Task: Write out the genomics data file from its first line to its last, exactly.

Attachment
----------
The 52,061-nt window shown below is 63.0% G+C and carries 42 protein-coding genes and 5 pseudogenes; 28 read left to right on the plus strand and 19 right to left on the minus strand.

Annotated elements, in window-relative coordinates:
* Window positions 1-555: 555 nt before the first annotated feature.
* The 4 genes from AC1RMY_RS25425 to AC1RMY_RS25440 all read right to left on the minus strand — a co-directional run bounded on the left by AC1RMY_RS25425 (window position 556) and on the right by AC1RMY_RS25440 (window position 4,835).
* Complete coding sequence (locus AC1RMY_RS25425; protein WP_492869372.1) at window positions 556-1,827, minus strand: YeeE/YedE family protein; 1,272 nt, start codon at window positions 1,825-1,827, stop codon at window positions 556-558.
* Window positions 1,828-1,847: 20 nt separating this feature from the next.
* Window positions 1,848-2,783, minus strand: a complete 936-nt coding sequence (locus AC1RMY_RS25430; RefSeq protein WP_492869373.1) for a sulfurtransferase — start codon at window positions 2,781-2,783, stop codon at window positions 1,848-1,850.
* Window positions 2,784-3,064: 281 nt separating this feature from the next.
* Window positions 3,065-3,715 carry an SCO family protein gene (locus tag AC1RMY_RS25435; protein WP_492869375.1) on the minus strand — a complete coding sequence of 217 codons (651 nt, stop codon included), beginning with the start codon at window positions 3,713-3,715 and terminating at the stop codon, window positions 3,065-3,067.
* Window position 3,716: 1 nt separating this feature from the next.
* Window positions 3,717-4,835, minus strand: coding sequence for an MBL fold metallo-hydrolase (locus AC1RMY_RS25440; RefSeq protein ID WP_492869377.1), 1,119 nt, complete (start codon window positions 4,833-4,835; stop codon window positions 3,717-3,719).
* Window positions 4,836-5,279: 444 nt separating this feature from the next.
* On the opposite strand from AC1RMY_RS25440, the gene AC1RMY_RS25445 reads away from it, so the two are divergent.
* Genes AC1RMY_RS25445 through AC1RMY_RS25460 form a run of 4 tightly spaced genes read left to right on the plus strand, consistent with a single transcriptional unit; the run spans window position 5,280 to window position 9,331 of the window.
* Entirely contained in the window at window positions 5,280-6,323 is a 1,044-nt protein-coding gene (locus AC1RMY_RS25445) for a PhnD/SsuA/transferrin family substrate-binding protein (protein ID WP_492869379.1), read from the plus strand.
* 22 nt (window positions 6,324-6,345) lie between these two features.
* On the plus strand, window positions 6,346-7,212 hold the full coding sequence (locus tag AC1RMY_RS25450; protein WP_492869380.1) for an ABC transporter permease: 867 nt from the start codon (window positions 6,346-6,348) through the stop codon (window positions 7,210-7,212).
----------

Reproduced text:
The 52,061-nt window shown below is 63.0% G+C and carries 42 protein-coding genes and 5 pseudogenes; 28 read left to right on the plus strand and 19 right to left on the minus strand.

Annotated elements, in window-relative coordinates:
* Window positions 1-555: 555 nt before the first annotated feature.
* The 4 genes from AC1RMY_RS25425 to AC1RMY_RS25440 all read right to left on the minus strand — a co-directional run bounded on the left by AC1RMY_RS25425 (window position 556) and on the right by AC1RMY_RS25440 (window position 4,835).
* Complete coding sequence (locus AC1RMY_RS25425; protein WP_492869372.1) at window positions 556-1,827, minus strand: YeeE/YedE family protein; 1,272 nt, start codon at window positions 1,825-1,827, stop codon at window positions 556-558.
* Window positions 1,828-1,847: 20 nt separating this feature from the next.
* Window positions 1,848-2,783, minus strand: a complete 936-nt coding sequence (locus AC1RMY_RS25430; RefSeq protein WP_492869373.1) for a sulfurtransferase — start codon at window positions 2,781-2,783, stop codon at window positions 1,848-1,850.
* Window positions 2,784-3,064: 281 nt separating this feature from the next.
* Window positions 3,065-3,715 carry an SCO family protein gene (locus tag AC1RMY_RS25435; protein WP_492869375.1) on the minus strand — a complete coding sequence of 217 codons (651 nt, stop codon included), beginning with the start codon at window positions 3,713-3,715 and terminating at the stop codon, window positions 3,065-3,067.
* Window position 3,716: 1 nt separating this feature from the next.
* Window positions 3,717-4,835, minus strand: coding sequence for an MBL fold metallo-hydrolase (locus AC1RMY_RS25440; RefSeq protein ID WP_492869377.1), 1,119 nt, complete (start codon window positions 4,833-4,835; stop codon window positions 3,717-3,719).
* Window positions 4,836-5,279: 444 nt separating this feature from the next.
* On the opposite strand from AC1RMY_RS25440, the gene AC1RMY_RS25445 reads away from it, so the two are divergent.
* Genes AC1RMY_RS25445 through AC1RMY_RS25460 form a run of 4 tightly spaced genes read left to right on the plus strand, consistent with a single transcriptional unit; the run spans window position 5,280 to window position 9,331 of the window.
* Entirely contained in the window at window positions 5,280-6,323 is a 1,044-nt protein-coding gene (locus AC1RMY_RS25445) for a PhnD/SsuA/transferrin family substrate-binding protein (protein ID WP_492869379.1), read from the plus strand.
* 22 nt (window positions 6,324-6,345) lie between these two features.
* On the plus strand, window positions 6,346-7,212 hold the full coding sequence (locus tag AC1RMY_RS25450; protein WP_492869380.1) for an ABC transporter permease: 867 nt from the start codon (window positions 6,346-6,348) through the stop codon (window positions 7,210-7,212).